Seven bus-loads of asylum seekers arrived at Tornio Bus Station in mid-September. Finnish authorities maintain the readiness to house asylum seekers in tents instead of accommodation facilities regardless of the fact that the number of asylum seekers arriving in the country has dropped considerably following a decision by Sweden to step up its border control efforts.

The number of asylum applications filed in Finland dropped last week to its lowest level since late August, to 837.

Roughly 2,000 asylum seekers arrived in the country in both of the two preceding weeks, while the number of weekly arrivals peaked at approximately 4,000 earlier this autumn. “The number of applicants is now clearly different from what it was before,” confirms Esko Repo, the head of asylum affairs at the Finnish Immigration Service (Migri).

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Repo considers it self-evident that the decline in asylum applications is a result of the border checks introduced by Sweden a fortnight ago. Sweden launched the temporary border checks of asylum seekers in response to a record influx of asylum applicants on 11 November and decided last week to continue the checks until 11 December.

Authorities have according to Migri maintained the readiness to house future arrivals in heated tents even though the accommodation facilities have thus far proven sufficient. The Finnish Red Cross (SPR), which is responsible for organising the tented accommodation, will erect tents at the yards of reception centres.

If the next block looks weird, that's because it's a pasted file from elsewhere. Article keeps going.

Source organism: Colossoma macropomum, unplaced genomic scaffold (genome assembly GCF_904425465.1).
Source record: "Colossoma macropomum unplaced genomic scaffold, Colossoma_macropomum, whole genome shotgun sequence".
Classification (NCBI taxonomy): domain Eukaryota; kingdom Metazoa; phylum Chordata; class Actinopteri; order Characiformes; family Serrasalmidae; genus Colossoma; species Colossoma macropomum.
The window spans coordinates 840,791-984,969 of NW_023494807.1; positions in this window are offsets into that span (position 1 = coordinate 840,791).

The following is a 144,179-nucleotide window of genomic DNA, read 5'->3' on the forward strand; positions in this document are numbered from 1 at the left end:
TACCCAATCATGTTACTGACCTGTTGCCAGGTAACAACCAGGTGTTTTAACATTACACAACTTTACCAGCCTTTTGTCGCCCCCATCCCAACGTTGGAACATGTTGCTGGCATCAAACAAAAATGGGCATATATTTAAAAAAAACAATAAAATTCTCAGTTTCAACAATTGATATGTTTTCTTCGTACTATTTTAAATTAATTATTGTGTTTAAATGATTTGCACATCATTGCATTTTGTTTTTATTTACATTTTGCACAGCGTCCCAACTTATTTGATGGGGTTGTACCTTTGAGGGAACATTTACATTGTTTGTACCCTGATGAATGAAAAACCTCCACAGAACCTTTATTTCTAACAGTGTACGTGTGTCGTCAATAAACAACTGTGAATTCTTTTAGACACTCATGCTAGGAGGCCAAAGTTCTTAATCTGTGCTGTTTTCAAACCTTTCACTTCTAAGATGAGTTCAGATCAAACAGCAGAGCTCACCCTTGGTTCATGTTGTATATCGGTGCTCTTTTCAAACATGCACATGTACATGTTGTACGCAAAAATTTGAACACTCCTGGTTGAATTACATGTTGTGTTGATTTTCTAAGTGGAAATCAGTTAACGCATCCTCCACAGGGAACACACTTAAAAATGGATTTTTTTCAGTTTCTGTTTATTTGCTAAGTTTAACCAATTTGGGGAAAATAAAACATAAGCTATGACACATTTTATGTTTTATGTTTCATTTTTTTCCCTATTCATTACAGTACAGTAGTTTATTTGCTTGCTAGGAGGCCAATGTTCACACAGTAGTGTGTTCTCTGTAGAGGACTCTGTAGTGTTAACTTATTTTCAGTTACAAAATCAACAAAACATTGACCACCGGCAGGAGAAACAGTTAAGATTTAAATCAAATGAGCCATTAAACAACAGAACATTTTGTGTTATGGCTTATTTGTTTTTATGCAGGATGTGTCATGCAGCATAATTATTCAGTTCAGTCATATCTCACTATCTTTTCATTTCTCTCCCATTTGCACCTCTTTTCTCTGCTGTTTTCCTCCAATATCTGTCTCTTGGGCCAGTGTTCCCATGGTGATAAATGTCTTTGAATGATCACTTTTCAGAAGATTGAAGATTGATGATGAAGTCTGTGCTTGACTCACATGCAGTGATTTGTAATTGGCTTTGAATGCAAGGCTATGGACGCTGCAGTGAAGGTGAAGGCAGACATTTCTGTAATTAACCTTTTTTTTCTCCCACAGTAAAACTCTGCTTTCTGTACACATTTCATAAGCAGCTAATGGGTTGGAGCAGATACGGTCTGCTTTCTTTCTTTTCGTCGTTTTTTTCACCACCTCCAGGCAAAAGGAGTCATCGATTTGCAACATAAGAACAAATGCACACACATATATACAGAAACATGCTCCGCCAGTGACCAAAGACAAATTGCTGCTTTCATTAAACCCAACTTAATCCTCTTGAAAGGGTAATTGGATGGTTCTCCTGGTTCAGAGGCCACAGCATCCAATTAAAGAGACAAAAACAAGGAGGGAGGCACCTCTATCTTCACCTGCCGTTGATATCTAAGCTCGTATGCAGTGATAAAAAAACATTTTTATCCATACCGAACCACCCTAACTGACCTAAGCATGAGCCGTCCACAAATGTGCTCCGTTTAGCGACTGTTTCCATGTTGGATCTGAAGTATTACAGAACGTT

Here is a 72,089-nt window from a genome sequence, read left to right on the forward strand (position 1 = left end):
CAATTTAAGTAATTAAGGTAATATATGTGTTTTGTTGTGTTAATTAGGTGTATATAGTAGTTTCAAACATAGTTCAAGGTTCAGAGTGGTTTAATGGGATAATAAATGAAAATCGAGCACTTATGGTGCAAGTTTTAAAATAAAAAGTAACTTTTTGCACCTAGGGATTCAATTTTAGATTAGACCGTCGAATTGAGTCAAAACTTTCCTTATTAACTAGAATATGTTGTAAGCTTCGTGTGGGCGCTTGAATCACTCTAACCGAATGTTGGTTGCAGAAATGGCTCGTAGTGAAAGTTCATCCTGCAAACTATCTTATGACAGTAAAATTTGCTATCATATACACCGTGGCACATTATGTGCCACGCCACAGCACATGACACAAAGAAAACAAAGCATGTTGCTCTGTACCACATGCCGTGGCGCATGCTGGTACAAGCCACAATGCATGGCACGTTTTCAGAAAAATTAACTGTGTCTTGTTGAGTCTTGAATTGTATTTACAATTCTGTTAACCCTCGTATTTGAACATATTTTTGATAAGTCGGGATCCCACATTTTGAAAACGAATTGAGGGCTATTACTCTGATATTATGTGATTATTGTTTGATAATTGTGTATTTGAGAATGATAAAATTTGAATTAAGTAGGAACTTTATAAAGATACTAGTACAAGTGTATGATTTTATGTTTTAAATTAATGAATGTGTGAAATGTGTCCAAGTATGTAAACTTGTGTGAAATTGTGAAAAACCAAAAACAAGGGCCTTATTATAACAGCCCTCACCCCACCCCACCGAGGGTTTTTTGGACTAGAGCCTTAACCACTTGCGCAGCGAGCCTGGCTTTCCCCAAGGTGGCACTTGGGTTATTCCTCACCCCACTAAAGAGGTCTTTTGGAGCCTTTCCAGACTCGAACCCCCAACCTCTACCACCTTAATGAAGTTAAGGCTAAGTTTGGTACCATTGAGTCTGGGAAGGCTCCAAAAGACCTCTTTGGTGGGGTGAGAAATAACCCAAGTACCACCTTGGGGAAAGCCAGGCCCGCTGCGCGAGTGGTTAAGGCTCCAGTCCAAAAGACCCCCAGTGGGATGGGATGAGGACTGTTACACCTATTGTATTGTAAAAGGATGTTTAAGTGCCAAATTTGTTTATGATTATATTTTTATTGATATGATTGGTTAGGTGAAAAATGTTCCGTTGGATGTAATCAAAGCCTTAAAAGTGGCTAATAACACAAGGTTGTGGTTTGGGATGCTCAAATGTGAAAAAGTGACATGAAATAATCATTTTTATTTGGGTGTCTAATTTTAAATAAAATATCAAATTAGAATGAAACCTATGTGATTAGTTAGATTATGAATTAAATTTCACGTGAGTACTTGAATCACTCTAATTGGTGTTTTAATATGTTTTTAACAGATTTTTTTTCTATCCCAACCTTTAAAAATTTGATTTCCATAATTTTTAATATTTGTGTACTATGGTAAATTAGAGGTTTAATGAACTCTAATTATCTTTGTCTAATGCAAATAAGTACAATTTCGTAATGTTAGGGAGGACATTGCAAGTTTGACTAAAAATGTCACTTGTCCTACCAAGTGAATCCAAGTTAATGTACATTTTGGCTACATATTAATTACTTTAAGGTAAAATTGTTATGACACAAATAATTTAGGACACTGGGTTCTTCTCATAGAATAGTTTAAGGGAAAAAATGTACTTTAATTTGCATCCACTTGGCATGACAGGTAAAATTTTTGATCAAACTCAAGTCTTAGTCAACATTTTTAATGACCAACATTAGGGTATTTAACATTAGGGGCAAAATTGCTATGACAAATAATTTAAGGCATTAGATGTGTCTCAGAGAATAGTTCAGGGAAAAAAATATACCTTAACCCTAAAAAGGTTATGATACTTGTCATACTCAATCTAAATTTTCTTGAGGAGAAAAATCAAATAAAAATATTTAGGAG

Migri reveals that the first tents will be erected in Kauhava, Keuruu and Meltola. Each of the reception centres will be supplemented with a few dozen tents with a capacity of 20.

Migri also reveals that it will encourage the use of shipping containers as accommodation units for asylum seekers. Containers are already in such use at the Oulu Reception Centre and in test use at Luona Oy in Espoo.

Finland has established approximately one hundred new reception units since the beginning of the year.

Earlier this autumn, a vast majority of asylum seekers arrived in the country by crossing the northern border with Sweden. The inflow of applicants, however, is currently distributed more evenly across various border-crossing points. “The number of asylum seekers entering Finland from the north has dropped notably. 90 per cent of asylum seekers have used that route in the course of the autumn,” Repo says.

A total of 29,892 people had applied for asylum in Finland by 24 November. Repo expects the number to rise above 30,000 by Wednesday or Thursday.

Estimates drawn up by the Ministry of the Interior indicate that the number is projected to creep up to 30,000–35,000 by the end of the year. Its estimate is likely to prove accurate barring another surge in the number of applications later this year.

Lasse Kerkelä – HS
Aleksi Teivainen – HT
Photo: Vesa Ranta